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Turkish police search premises of two holdings

Ankara-based Koza Ipek Holding, Kaynak Holding in Istanbul face search over allegedly giving financial support to a terrorist organization

Turkish police search premises of two holdings


 Turkish police is carrying out a search at Koza Ipek Holding in Ankara and Kaynak Holding in Istanbul, accused of providing financial support for a terrorist organization.  

Security sources said that officers from the Organized Crimes Directorate are searching Koza Ipek offices in Ankara, a week after they carried out searches in the conglomerate’s 23 companies.

The holding is accused of providing financial support to what officials describe as the "Gulenist Terror Organization" -- the movement led by U.S.-based Turkish preacher Fetullah Gulen that the government accuses of plotting to overthrow the Turkish government.

The Ankara Public Prosecutor’s Office ordered the search Wednesday after it requested new documents from the holding’s authorities. Sources say there are no new arrest warrants.

On Sept. 1, six people were arrested and an arrest warrant issued for Akin Ipek, the group's chairman, who the sources said was thought to be in the U.K. During searches police confiscated documents and computers.

Koza Ipek was founded in 1948 by Akin Ipek’s father Ali as a printing company. Today it has interests in the media, energy, construction and mining. Among its media holdings are the Bugun and Kanalturk TV stations and dailies Bugun and Millet.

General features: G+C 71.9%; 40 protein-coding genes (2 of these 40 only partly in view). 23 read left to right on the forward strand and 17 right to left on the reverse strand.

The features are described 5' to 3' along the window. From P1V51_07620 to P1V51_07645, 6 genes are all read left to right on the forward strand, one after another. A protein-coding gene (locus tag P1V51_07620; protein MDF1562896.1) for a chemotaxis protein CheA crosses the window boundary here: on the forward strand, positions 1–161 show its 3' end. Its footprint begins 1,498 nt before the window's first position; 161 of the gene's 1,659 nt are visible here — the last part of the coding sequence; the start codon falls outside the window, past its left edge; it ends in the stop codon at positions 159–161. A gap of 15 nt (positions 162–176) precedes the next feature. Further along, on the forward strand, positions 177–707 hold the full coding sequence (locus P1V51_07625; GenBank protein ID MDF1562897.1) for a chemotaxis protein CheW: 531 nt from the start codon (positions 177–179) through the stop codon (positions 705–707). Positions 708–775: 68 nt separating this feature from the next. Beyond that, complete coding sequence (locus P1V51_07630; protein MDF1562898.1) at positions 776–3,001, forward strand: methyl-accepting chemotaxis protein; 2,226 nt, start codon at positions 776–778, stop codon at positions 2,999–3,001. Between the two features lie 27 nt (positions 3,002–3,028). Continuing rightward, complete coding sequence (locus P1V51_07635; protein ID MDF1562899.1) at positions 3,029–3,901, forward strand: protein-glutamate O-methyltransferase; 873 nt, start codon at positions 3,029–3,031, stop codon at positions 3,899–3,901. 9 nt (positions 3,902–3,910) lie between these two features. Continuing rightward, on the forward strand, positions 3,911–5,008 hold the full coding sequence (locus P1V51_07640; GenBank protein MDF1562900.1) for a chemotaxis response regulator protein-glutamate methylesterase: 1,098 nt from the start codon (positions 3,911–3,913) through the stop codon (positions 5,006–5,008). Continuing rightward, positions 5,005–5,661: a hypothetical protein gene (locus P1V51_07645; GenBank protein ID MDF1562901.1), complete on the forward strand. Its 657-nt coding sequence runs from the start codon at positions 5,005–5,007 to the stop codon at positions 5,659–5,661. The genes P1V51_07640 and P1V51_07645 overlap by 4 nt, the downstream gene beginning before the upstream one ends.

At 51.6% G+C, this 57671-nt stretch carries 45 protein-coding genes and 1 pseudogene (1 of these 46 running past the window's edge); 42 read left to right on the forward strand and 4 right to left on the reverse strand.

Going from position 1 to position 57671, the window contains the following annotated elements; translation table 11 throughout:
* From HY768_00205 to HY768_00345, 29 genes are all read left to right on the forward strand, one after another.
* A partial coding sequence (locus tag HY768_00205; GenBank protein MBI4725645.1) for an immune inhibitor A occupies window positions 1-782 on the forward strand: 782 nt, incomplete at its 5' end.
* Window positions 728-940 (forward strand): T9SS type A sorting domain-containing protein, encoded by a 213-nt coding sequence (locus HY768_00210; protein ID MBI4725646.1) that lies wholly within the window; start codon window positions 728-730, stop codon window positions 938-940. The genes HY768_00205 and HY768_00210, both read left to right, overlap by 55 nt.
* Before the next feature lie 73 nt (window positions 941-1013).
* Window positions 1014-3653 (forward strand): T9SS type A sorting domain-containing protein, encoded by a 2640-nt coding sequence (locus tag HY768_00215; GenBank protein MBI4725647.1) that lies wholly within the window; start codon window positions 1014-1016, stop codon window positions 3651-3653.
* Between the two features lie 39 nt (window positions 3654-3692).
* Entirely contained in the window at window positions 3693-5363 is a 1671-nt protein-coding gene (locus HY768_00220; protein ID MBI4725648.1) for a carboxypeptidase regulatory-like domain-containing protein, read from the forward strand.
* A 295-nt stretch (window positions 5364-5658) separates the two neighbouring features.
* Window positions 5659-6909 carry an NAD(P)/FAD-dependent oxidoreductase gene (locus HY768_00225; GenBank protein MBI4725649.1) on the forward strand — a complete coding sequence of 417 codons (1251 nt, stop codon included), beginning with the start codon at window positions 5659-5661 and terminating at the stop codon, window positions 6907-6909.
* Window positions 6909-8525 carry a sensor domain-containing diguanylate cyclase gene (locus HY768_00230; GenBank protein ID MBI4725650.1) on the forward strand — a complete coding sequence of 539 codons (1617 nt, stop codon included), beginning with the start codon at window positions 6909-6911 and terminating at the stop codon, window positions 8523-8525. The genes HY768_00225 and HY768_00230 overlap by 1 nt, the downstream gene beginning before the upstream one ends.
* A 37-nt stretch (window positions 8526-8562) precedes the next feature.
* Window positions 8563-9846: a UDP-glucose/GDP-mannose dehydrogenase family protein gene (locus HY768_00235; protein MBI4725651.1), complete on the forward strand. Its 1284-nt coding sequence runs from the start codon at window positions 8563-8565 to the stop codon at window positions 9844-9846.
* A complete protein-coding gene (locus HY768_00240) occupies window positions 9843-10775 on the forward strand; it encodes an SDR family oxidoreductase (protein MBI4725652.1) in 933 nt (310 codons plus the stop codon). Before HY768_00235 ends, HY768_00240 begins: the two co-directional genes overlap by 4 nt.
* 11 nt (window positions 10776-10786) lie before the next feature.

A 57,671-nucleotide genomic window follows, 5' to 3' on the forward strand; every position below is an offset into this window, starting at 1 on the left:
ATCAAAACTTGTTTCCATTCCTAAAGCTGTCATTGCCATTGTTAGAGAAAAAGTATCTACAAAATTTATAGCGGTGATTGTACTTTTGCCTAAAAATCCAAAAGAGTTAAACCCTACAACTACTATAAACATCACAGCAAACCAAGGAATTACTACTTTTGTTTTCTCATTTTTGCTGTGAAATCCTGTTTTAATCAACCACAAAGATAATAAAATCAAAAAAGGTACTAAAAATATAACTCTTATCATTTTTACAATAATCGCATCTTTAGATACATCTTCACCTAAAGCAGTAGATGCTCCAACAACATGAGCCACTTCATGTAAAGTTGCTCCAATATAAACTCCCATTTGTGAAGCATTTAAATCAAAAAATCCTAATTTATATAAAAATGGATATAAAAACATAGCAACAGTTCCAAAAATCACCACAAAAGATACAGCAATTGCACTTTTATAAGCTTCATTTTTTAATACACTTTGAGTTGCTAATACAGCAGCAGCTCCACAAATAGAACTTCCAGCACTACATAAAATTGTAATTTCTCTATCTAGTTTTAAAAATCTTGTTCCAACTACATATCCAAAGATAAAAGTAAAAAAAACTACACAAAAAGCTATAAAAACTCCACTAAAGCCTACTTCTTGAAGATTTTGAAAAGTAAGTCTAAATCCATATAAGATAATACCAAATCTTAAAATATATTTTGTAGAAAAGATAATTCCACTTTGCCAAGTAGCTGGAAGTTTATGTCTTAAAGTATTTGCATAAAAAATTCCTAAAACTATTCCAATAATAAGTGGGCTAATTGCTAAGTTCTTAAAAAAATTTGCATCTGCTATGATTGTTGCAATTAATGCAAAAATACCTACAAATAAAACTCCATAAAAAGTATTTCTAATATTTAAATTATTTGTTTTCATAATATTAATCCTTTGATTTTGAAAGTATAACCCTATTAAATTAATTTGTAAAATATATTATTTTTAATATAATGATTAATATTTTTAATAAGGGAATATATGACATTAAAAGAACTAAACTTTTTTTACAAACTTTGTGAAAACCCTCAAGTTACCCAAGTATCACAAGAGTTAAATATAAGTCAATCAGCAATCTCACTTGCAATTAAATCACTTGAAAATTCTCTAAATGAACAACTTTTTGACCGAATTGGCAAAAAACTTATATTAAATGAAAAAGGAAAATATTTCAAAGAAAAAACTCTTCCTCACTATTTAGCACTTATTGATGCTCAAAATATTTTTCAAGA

Separately, Istanbul police is conducting searches at the Kaynak Holding for the second day in a row. Kaynak owns 23 companies with interests including media, education, tourism and logistics.

Employees were not allowed to enter the offices on Wednesday.

Security sources said the search operation -- which was confirmed Tuesday by the company on its Twitter account -- was in relation to allegations of providing financial support to and disseminating propaganda for the “Gulenist Terrorist Organization” as well as money laundering.

Kaynak was the subject of a tax investigation last year.

There were no reports on arrests or confiscations as a result of Tuesday’s raids.

According to Kaynak’s website, the conglomerate was established in 1979 as a publishing company and now spans 16 sectors. It employs more than 8,000 staff and trades in more than 100 countries.

The Turkish government accuses the Gulen movement, led by Fetullah Gulen, of plotting to overthrow the government by infiltrating state institutions, mainly the police and the judiciary.

Gulen supporters are accused by the government of engaging in long-term wiretapping on high-ranking government officials and mounting a coup d'etat attempt through a graft investigation in December 2013, which had then targeted Cabinet members.

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